Complex Carbohydrates

Complex carbohydrates, or polysaccharides, are composed of simple sugar units in long chains called polymers. Three polysaccharides are of particular importance in human nutrition: starch, glycogen, and dietary fiber.

Starch and glycogen are digestible forms of complex carbohydrates made of strands of glucose units linked by alpha bonds. Starch, often contained in seeds, is the form in which plants store energy, and there are two types: amylose and amylopectin. Starch represents the main type of digestible complex carbohydrate. Humans use an enzyme to break down the bonds linking glucose units, thereby releasing the sugar to be absorbed into the bloodstream. At that point, the body can distribute glucose to areas that need energy, or it can store the glucose in the form of glycogen.

Glycogen is the polysaccharide used to store energy in animals, including humans. Like starch, glycogen is made up of chains of glucose linked by alpha bonds; but glycogen chains are more highly branched than starch. It is this highly branched structure that allows the bonds to be more quickly broken down by enzymes in the body. The primary storage sites for glyco-gen in the human body are the liver and the muscles.

Another type of complex carbohydrate is dietary fiber. In general, dietary fiber is considered to be polysaccharides that have not been digested at the point of entry into the large intestine. Fiber contains sugars linked by bonds that cannot be broken down by human enzymes, and are there-

enzyme: protein responsible for carrying out reactions in a cell nutrition: the maintenance of health through proper eating, or the study of same glycogen: storage form of sugar fiber: indigestible plant material that aids digestion by providing bulk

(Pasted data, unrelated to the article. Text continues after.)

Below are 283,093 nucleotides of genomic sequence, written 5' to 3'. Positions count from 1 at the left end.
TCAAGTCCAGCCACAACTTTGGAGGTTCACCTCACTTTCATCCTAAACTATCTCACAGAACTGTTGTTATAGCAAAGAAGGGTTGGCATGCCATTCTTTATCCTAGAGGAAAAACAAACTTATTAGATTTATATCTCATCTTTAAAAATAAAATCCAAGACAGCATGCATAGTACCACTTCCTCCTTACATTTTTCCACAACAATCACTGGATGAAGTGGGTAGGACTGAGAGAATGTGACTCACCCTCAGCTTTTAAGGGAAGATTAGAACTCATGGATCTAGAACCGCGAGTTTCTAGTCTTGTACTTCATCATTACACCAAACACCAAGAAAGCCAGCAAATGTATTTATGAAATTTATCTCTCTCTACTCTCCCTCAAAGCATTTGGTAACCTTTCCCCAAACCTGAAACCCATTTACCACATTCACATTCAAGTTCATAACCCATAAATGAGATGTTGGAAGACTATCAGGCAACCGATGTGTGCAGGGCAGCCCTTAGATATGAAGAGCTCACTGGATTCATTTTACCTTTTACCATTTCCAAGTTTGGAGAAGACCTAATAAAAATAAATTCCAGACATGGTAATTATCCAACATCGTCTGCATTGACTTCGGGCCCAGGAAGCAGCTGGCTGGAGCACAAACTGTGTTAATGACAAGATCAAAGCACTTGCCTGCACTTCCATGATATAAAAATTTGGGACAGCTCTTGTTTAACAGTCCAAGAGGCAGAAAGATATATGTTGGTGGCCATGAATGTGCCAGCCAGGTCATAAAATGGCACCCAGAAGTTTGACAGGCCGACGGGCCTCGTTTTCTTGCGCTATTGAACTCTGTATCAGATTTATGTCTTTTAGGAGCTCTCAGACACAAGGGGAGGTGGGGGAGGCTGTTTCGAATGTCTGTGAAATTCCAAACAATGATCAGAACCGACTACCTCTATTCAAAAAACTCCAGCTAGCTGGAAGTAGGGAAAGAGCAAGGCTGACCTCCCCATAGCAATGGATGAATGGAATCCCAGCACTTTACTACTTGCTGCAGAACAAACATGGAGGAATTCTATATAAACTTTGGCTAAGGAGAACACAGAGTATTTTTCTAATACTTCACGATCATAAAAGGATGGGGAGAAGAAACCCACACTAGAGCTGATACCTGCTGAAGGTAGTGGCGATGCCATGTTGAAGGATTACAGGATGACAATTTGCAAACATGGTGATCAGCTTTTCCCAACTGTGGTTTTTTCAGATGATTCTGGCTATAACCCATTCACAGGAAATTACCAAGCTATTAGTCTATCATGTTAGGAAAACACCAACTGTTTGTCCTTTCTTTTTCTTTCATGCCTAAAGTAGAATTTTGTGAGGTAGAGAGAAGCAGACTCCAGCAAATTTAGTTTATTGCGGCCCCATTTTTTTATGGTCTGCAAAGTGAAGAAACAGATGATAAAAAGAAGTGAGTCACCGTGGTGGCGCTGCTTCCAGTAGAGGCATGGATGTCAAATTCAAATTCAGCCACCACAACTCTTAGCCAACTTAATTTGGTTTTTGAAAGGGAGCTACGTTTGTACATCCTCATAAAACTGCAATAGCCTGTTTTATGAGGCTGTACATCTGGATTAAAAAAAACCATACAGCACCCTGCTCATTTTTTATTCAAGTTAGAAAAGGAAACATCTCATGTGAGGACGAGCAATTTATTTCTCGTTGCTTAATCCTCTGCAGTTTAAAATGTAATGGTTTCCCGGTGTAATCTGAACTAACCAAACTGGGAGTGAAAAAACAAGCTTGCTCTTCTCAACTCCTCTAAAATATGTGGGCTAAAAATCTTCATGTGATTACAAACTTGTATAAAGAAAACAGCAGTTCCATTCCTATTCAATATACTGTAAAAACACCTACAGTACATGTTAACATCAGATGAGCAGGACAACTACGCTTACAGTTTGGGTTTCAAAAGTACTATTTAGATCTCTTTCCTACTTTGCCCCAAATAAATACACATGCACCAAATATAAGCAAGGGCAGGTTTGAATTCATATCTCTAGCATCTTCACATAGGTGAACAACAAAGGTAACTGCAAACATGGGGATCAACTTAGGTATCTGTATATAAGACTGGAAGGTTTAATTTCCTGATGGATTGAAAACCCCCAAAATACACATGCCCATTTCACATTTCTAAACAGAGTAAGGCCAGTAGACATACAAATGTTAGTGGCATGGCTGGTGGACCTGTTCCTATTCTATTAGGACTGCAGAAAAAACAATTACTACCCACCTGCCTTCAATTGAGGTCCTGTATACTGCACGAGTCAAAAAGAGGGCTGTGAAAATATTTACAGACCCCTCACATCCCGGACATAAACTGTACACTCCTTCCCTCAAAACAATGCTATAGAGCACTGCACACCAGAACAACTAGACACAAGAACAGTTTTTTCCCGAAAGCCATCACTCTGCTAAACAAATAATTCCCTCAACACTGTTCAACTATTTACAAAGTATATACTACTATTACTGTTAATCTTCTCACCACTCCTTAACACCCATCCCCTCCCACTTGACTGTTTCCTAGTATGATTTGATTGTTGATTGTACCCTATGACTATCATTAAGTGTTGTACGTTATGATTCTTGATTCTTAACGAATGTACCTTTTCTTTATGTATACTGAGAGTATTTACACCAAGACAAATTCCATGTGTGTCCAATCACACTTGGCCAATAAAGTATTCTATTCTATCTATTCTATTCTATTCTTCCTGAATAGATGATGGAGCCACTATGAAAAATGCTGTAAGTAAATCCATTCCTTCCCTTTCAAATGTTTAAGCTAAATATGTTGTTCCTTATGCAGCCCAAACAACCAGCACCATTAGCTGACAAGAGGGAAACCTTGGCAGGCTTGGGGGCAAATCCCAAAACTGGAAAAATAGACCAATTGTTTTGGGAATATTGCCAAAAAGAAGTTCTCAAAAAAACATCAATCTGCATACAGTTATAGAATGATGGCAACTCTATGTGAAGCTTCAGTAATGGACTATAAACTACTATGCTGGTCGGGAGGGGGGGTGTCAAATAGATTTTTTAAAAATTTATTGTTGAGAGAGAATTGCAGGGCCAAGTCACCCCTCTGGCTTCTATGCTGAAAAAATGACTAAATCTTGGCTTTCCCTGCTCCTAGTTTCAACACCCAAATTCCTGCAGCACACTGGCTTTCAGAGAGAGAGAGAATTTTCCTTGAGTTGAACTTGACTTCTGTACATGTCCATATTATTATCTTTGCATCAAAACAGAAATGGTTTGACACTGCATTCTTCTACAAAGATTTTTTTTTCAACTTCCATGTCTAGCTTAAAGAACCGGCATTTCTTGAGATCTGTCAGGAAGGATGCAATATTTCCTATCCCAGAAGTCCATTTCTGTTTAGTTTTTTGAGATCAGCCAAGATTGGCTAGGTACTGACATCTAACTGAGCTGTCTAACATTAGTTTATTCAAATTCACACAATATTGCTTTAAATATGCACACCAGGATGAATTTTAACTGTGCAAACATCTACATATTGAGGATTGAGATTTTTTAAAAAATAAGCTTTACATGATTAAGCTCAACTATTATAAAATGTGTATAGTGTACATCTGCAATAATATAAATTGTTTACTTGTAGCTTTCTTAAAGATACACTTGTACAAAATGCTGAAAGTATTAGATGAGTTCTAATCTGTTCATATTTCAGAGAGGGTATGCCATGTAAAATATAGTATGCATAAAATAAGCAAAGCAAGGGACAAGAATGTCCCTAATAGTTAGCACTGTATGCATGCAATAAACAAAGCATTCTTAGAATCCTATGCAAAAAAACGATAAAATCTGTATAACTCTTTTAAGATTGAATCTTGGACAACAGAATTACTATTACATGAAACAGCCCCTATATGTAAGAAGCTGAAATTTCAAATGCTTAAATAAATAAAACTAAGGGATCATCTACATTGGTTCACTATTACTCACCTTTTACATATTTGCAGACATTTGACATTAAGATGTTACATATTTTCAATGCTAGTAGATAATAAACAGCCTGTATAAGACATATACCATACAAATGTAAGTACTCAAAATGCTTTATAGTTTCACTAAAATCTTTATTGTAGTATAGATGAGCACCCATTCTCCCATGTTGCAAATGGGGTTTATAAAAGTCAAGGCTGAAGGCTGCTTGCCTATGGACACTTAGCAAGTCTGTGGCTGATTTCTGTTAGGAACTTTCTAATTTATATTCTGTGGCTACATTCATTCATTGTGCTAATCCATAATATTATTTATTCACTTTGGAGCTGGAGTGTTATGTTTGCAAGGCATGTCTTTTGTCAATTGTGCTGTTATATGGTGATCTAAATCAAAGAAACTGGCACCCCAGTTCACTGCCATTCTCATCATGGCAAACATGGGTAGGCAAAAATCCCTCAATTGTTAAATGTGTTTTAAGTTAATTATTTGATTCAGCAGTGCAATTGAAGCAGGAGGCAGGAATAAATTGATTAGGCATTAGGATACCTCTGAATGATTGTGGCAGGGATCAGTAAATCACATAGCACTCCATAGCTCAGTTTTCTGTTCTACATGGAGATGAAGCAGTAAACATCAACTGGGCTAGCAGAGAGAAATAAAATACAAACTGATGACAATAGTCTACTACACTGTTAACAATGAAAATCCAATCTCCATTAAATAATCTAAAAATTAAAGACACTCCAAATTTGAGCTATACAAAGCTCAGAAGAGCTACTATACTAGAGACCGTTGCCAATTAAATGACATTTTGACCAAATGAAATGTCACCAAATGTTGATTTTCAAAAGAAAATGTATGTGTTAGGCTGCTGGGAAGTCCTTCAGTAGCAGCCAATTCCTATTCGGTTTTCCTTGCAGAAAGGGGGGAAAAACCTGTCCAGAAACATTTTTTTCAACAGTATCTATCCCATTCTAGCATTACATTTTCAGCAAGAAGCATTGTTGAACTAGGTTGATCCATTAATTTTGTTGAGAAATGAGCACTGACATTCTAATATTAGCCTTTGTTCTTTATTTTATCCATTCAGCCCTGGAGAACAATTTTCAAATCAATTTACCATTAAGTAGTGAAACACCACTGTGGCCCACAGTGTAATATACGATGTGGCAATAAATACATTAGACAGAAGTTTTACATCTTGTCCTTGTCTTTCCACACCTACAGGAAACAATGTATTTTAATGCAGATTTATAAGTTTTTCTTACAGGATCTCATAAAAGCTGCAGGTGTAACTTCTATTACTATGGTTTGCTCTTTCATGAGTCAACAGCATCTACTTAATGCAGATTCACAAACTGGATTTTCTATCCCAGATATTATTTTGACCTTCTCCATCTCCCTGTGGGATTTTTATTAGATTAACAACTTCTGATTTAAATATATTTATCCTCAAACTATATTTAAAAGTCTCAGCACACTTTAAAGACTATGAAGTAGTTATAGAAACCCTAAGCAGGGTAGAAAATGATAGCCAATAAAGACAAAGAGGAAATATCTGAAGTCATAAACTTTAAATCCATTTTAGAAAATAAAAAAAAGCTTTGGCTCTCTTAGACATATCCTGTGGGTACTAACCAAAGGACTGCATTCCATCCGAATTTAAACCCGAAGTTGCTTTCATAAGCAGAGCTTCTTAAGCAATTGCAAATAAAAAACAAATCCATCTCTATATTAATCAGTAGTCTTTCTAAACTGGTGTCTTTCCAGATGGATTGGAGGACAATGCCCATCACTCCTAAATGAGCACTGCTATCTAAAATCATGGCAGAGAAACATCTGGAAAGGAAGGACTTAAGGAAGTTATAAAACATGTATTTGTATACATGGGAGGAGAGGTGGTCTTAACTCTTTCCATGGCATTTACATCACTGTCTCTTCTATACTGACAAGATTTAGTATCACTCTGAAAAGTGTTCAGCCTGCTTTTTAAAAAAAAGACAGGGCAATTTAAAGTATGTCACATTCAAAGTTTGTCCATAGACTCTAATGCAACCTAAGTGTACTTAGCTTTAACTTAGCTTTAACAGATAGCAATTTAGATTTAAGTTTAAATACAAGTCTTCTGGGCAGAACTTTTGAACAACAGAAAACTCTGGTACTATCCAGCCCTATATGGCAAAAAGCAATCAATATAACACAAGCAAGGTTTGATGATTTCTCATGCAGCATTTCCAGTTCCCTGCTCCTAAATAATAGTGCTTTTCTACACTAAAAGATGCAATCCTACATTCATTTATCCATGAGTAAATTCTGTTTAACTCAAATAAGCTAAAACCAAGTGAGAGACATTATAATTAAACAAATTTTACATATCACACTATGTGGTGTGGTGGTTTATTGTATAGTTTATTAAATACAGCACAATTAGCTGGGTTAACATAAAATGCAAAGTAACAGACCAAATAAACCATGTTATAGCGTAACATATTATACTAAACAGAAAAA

Pastas and whole-grain breads contain complex carbohydrates, which are long strands of glucose molecules. Nutritionists recommend that 55-60 percent of calories come from carbohydrates, and especially complex carbohydrates. [Photograph by James Noble. Corbis. Reproduced by permission.]

fore labeled as indigestible. Because of this, most fibers do not provide energy for the body. Fiber is derived from plant sources and contains polysaccharides such as cellulose, hemicellulose, pectin, gums, mucilages, and lignins.

The indigestible fibers cellulose, hemicellulose, and lignin make up the structural part of plants and are classified as insoluble fiber because they usually do not dissolve in water. Cellulose is a nonstarch carbohydrate polymer made of a straight chain of glucose molecules linked by beta bonds and can be found in whole-wheat flour, bran, and vegetables. Hemicellu-lose is a nonstarch carbohydrate polymer made of glucose, galactose, xylose, and other monosaccharides; it can be found in bran and whole grains. Lignin, a noncarbohydrate polymer containing alcohols and acids, is a woody fiber found in wheat bran and the seeds of fruits and vegetables.

In contrast, pectins, mucilages, and gums are classified as soluble fibers because they dissolve or swell in water. They are not broken down by human enzymes, but instead can be metabolized (or fermented) by bacteria cellulose: carbohydrate made by plants; indigestible by humans insoluble: not able to be dissolved in water molecule: combination of atoms that form stable particles bacteria: single-celled organisms without nuclei, some of which are infectious present in the large intestine. Pectin is a fiber made of galacturonic acid and other monosaccharides. Because it absorbs water and forms a gel, it is often used in jams and jellies. Sources of pectin include citrus fruits, apples, strawberries, and carrots. Mucilages and gums are similar in structure. Mucilages are dietary fibers that contain galactose, manose, and other monosaccharides; and gums are dietary fibers that contain galactose, glucuronic legumes: beans, peas, and related plants acid, and other monosaccharides. Sources of gums include oats, legumes, guar, and barley.

Dieting Dilemma and Skinny Solutions

Dieting Dilemma and Skinny Solutions

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